South Carolina Association of School Administrators v. Disabato

460 Fed. Appx. 239 (4th Cir. 2012)

In December 2009, radio talk-show host Rocky Disabato requested records from the South Carolina Association of School Administrators about federal stimulus funding. Disabato argued that the association is a public entity since it receives government funds and is thus subject to the state’s freedom of information laws. SCASA contended that it is a private entity and thus not required to comply with the state’s public records law. In March 2011, a trial court held that since SCASA is technically a private nonprofit, it is not subject to FOIA requests. The court also said that requiring the group to comply with the public records law would violate the organization’s First Amendment right to not speak. The trial court’s decision was appealed to the Fourth Circuit Court of Appeals, where the SPLC filed its amicus brief.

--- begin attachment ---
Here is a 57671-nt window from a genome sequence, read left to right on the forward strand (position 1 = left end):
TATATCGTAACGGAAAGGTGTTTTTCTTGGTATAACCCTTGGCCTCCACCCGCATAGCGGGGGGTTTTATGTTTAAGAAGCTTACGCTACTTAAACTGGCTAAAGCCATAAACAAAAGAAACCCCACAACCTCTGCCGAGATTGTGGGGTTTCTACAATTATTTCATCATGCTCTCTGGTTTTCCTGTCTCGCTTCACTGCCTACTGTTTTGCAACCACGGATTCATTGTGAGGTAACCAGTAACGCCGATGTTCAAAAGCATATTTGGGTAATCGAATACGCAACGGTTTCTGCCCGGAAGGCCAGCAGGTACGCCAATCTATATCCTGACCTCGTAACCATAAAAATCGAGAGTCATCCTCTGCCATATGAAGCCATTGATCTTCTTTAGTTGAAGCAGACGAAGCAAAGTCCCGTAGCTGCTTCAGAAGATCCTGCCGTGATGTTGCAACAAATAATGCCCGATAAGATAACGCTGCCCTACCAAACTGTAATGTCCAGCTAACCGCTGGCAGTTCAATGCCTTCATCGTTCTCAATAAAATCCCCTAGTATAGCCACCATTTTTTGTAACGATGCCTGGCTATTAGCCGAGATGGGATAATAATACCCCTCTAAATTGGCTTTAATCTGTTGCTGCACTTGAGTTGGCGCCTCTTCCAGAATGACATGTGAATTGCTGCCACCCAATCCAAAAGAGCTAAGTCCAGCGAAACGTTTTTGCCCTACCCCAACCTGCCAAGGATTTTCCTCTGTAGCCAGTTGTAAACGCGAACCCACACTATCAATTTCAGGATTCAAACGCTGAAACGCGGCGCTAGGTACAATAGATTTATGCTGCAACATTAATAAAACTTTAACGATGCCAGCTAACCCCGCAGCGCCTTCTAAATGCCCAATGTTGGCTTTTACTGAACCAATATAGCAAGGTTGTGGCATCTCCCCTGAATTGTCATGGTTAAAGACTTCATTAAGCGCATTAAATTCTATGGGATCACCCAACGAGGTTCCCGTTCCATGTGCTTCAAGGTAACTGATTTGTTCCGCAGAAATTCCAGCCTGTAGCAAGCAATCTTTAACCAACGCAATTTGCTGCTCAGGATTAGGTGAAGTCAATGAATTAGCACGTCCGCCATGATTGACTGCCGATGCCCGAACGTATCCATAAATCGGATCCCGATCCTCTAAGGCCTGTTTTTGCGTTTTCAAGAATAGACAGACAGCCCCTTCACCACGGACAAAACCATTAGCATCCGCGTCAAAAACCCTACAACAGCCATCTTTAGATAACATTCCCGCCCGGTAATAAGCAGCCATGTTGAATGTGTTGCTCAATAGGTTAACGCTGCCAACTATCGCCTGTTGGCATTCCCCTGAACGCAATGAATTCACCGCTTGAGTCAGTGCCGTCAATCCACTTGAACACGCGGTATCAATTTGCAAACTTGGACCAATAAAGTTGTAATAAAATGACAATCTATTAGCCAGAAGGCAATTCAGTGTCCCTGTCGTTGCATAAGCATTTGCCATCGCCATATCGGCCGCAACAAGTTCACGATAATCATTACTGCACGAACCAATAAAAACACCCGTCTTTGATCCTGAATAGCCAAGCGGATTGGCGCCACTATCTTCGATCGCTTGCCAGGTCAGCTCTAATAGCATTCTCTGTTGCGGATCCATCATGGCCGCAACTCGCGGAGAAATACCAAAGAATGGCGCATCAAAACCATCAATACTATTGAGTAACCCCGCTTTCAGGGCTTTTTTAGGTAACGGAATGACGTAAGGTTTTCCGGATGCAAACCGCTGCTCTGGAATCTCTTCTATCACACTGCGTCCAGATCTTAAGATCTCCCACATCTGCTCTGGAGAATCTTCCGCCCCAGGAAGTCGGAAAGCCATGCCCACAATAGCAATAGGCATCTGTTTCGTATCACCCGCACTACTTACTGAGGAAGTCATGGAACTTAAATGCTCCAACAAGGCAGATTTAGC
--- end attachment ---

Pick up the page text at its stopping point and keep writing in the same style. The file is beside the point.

The SPLC brief argued against the association’s assertion that it is not a public entity. While SCASA is technically classified as a private nonprofit, it receives public funds and lobbies for government agencies—the school boards and administrators that it represents. Its staff are covered under state dental and health plans and the group performs other governmental tasks. Because of this, the SPLC argued the group is subject to FOIA requests. In the brief, the SPLC argued that the trial court’s decision would imperil the ability of the press to serve as a government watchdog and cites a long history of cases where public officials have been found to be subject to increased oversight because of their position overseeing work for the public good.

The Fourth Circuit Court of Appeals affirmed the lower court’s decision, holding that FOIA only applies to government agencies, not “any corporation supported in whole or in part by public funds.” To apply FOIA to non-profits or private companies would chill free expression, the court said.